Korean J Med.  2011 Apr;80(4):397-401.

Residual Cardiovascular Risk Remains Despite of Statin Treatment: Importance of High-Density Lipoprotein Cholesterol

Affiliations
  • 1Division of Cardiology, Gachon University Gil Hospital, Gachon University of Medicine and Science, Incheon, Korea.

Abstract

Lowering low-density lipoprotein-cholesterol (LDL-C) is the primary target to prevent cardiovascular events in patients with dyslipidemia at high risk for cardiovascular disease. Many patients on statin therapy have initial or recurrent coronary heart disease events despite reductions in LDL-C. Indeed, 2/3 of patients on statin therapy suffer from residual risk. Low high-density lipoprotein-cholesterol (HDL-C) and high triglycerides levels are modifiable and important factors to resolve a residual risk. Especially, low serum levels of HDL-C (< 40 mg/dL for men, < 50 mg/dL for women) are highly prevalent and are recognized as an independent risk factor for cardiovascular morbidity (myocardial infarction, stroke, peripheral arterial disease, and restenosis after coronary stenting) and mortality. Thus, therapy focusing on raising HDL-C may be an important paradigm for treating and slowing progression of atherosclerosis, coronary heart disease, and co-morbid metabolic disorders. In this review, we discuss the importance of HDL-C based on experimental and large scaled clinical trials.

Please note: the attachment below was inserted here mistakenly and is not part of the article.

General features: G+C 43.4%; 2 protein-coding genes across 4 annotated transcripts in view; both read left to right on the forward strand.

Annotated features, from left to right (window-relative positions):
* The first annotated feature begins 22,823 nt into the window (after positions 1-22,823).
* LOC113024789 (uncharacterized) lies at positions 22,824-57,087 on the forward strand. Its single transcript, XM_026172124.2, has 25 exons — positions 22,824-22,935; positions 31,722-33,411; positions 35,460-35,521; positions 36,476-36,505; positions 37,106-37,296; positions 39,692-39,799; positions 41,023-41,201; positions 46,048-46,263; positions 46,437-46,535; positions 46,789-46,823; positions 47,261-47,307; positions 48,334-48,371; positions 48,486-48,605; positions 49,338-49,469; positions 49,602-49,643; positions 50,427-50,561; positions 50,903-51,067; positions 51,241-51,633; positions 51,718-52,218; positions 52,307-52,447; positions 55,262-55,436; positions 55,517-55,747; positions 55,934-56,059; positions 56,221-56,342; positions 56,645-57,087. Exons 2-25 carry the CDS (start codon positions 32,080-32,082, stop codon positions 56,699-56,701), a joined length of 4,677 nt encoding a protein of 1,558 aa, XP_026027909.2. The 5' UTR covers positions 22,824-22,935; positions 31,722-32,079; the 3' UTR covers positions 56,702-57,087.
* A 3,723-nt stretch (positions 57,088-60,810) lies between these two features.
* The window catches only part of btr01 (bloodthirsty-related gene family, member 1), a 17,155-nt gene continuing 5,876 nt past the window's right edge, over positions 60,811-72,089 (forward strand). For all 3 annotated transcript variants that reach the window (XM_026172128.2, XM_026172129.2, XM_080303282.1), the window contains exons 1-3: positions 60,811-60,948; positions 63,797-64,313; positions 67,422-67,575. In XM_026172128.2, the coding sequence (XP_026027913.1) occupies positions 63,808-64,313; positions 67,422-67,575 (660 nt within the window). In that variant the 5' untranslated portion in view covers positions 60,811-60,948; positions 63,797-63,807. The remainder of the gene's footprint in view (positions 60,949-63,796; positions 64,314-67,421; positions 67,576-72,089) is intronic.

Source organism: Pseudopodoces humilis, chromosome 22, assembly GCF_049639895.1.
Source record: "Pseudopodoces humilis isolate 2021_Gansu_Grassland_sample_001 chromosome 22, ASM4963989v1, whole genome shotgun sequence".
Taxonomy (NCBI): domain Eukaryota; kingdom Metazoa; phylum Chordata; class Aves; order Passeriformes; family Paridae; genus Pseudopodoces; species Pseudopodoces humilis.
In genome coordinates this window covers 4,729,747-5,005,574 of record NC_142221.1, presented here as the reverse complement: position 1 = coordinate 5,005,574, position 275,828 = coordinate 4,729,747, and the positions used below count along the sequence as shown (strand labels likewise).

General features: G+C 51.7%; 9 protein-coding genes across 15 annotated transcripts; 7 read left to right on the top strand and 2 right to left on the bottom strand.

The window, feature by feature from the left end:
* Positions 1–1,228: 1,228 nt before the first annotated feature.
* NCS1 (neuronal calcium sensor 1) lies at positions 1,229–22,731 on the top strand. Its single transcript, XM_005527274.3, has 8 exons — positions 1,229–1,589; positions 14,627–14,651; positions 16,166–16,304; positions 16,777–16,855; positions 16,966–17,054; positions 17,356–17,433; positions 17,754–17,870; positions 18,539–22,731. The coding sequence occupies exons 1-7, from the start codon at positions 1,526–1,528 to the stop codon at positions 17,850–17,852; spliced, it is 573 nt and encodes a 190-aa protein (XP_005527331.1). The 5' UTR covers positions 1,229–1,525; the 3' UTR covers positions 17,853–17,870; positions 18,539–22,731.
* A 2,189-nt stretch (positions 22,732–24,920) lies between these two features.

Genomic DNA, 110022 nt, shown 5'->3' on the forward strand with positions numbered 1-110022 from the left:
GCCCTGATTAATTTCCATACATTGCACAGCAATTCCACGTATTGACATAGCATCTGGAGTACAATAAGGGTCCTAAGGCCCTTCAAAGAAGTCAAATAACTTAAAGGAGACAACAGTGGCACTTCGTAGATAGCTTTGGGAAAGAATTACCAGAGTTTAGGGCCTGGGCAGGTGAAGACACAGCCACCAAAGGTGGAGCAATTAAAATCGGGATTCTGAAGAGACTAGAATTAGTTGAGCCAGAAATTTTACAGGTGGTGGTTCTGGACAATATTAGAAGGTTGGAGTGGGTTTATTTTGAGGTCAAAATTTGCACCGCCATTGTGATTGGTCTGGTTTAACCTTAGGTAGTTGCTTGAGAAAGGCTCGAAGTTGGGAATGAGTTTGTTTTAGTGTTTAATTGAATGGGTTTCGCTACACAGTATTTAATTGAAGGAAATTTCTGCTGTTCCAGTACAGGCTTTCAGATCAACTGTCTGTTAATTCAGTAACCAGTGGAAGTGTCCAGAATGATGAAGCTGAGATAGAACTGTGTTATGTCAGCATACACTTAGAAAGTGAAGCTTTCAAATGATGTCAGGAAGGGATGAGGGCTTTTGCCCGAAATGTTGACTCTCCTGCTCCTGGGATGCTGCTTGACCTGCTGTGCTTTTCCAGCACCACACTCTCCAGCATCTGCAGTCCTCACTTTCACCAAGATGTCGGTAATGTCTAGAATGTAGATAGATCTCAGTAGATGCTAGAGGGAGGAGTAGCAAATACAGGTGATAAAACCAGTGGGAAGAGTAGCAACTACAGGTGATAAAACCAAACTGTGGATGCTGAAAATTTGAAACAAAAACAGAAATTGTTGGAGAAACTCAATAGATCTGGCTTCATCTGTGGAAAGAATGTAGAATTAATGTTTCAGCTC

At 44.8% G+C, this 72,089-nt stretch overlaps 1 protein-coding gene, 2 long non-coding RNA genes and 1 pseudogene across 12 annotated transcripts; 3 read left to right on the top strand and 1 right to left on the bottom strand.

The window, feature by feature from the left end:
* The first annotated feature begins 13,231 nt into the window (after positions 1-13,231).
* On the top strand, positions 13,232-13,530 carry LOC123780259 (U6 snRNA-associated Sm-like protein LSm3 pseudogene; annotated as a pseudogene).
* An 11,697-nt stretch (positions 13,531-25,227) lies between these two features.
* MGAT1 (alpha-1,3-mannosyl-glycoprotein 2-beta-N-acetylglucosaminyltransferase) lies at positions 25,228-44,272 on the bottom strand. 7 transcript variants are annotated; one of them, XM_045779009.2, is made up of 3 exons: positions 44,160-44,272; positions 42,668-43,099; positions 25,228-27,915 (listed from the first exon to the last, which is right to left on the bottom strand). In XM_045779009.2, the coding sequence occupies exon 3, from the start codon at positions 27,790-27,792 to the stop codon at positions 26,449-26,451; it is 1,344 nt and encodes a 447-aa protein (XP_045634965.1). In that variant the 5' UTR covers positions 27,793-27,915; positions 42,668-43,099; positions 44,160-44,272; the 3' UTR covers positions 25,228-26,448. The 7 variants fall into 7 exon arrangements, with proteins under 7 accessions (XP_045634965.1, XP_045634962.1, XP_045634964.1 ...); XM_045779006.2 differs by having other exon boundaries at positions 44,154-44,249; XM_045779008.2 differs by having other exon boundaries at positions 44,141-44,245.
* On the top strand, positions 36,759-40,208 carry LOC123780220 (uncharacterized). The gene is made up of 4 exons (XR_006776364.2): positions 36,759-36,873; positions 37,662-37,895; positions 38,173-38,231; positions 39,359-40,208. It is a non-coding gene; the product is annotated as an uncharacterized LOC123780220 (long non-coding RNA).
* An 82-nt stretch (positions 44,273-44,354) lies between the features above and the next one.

Keyword

Dyslipidemia; High-density lipoprotein chole; Cardiovascular disease

MeSH Terms

Cardiovascular Diseases
Cholesterol
Coronary Artery Disease
Coronary Disease
Dyslipidemias
Heart Diseases
Humans
Hydroxymethylglutaryl-CoA Reductase Inhibitors
Infarction
Lipoproteins
Male
Peripheral Arterial Disease
Risk Factors
Stroke
Triglycerides
Cholesterol
Hydroxymethylglutaryl-CoA Reductase Inhibitors
Lipoproteins
Triglycerides
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